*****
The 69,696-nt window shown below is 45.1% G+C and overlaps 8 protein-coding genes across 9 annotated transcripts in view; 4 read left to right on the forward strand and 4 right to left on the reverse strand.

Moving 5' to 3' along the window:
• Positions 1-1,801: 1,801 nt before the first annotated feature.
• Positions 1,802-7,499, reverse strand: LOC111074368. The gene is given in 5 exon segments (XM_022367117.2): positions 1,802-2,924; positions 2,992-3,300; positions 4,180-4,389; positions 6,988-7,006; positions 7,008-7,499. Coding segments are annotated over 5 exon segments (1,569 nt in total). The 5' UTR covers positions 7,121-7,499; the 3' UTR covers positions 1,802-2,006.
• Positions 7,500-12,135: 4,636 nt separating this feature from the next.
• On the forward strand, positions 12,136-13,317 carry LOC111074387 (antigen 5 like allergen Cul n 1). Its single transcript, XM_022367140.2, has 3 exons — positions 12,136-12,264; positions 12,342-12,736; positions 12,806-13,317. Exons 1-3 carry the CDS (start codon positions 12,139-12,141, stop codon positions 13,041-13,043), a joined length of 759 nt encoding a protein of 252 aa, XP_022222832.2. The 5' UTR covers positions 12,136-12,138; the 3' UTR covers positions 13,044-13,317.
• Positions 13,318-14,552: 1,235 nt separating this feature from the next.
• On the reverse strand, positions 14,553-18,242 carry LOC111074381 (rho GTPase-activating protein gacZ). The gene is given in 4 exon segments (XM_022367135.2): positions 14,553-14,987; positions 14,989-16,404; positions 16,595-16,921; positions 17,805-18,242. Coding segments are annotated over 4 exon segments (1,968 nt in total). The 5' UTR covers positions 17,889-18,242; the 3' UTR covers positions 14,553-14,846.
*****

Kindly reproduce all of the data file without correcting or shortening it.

The 69,696-nt window shown below is 45.1% G+C and overlaps 8 protein-coding genes across 9 annotated transcripts in view; 4 read left to right on the forward strand and 4 right to left on the reverse strand.

Moving 5' to 3' along the window:
• Positions 1-1,801: 1,801 nt before the first annotated feature.
• Positions 1,802-7,499, reverse strand: LOC111074368. The gene is given in 5 exon segments (XM_022367117.2): positions 1,802-2,924; positions 2,992-3,300; positions 4,180-4,389; positions 6,988-7,006; positions 7,008-7,499. Coding segments are annotated over 5 exon segments (1,569 nt in total). The 5' UTR covers positions 7,121-7,499; the 3' UTR covers positions 1,802-2,006.
• Positions 7,500-12,135: 4,636 nt separating this feature from the next.
• On the forward strand, positions 12,136-13,317 carry LOC111074387 (antigen 5 like allergen Cul n 1). Its single transcript, XM_022367140.2, has 3 exons — positions 12,136-12,264; positions 12,342-12,736; positions 12,806-13,317. Exons 1-3 carry the CDS (start codon positions 12,139-12,141, stop codon positions 13,041-13,043), a joined length of 759 nt encoding a protein of 252 aa, XP_022222832.2. The 5' UTR covers positions 12,136-12,138; the 3' UTR covers positions 13,044-13,317.
• Positions 13,318-14,552: 1,235 nt separating this feature from the next.
• On the reverse strand, positions 14,553-18,242 carry LOC111074381 (rho GTPase-activating protein gacZ). The gene is given in 4 exon segments (XM_022367135.2): positions 14,553-14,987; positions 14,989-16,404; positions 16,595-16,921; positions 17,805-18,242. Coding segments are annotated over 4 exon segments (1,968 nt in total). The 5' UTR covers positions 17,889-18,242; the 3' UTR covers positions 14,553-14,846.